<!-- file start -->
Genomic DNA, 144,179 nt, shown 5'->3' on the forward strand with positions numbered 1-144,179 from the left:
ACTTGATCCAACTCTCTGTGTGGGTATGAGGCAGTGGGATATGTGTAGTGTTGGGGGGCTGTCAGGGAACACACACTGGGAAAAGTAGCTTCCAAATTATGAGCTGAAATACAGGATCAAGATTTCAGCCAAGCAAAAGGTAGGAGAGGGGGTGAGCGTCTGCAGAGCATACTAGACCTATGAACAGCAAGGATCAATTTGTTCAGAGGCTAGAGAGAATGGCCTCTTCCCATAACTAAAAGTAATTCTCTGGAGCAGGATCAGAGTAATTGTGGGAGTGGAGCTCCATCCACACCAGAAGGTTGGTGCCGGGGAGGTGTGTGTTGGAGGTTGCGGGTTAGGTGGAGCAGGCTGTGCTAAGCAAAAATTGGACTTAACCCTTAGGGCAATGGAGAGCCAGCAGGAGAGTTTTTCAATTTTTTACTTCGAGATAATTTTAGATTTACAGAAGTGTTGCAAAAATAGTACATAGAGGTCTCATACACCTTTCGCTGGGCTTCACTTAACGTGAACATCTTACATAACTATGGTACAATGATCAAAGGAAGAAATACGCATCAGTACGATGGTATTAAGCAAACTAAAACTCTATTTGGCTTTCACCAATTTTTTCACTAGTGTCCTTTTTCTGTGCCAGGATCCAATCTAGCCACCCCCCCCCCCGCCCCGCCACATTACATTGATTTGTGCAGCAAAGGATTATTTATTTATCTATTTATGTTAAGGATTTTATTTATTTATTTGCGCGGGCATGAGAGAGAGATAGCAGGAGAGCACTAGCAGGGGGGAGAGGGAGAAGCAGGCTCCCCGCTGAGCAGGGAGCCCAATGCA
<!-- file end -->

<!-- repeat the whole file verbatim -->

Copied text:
Genomic DNA, 144,179 nt, shown 5'->3' on the forward strand with positions numbered 1-144,179 from the left:
ACTTGATCCAACTCTCTGTGTGGGTATGAGGCAGTGGGATATGTGTAGTGTTGGGGGGCTGTCAGGGAACACACACTGGGAAAAGTAGCTTCCAAATTATGAGCTGAAATACAGGATCAAGATTTCAGCCAAGCAAAAGGTAGGAGAGGGGGTGAGCGTCTGCAGAGCATACTAGACCTATGAACAGCAAGGATCAATTTGTTCAGAGGCTAGAGAGAATGGCCTCTTCCCATAACTAAAAGTAATTCTCTGGAGCAGGATCAGAGTAATTGTGGGAGTGGAGCTCCATCCACACCAGAAGGTTGGTGCCGGGGAGGTGTGTGTTGGAGGTTGCGGGTTAGGTGGAGCAGGCTGTGCTAAGCAAAAATTGGACTTAACCCTTAGGGCAATGGAGAGCCAGCAGGAGAGTTTTTCAATTTTTTACTTCGAGATAATTTTAGATTTACAGAAGTGTTGCAAAAATAGTACATAGAGGTCTCATACACCTTTCGCTGGGCTTCACTTAACGTGAACATCTTACATAACTATGGTACAATGATCAAAGGAAGAAATACGCATCAGTACGATGGTATTAAGCAAACTAAAACTCTATTTGGCTTTCACCAATTTTTTCACTAGTGTCCTTTTTCTGTGCCAGGATCCAATCTAGCCACCCCCCCCCCCGCCCCGCCACATTACATTGATTTGTGCAGCAAAGGATTATTTATTTATCTATTTATGTTAAGGATTTTATTTATTTATTTGCGCGGGCATGAGAGAGAGATAGCAGGAGAGCACTAGCAGGGGGGAGAGGGAGAAGCAGGCTCCCCGCTGAGCAGGGAGCCCAATGCA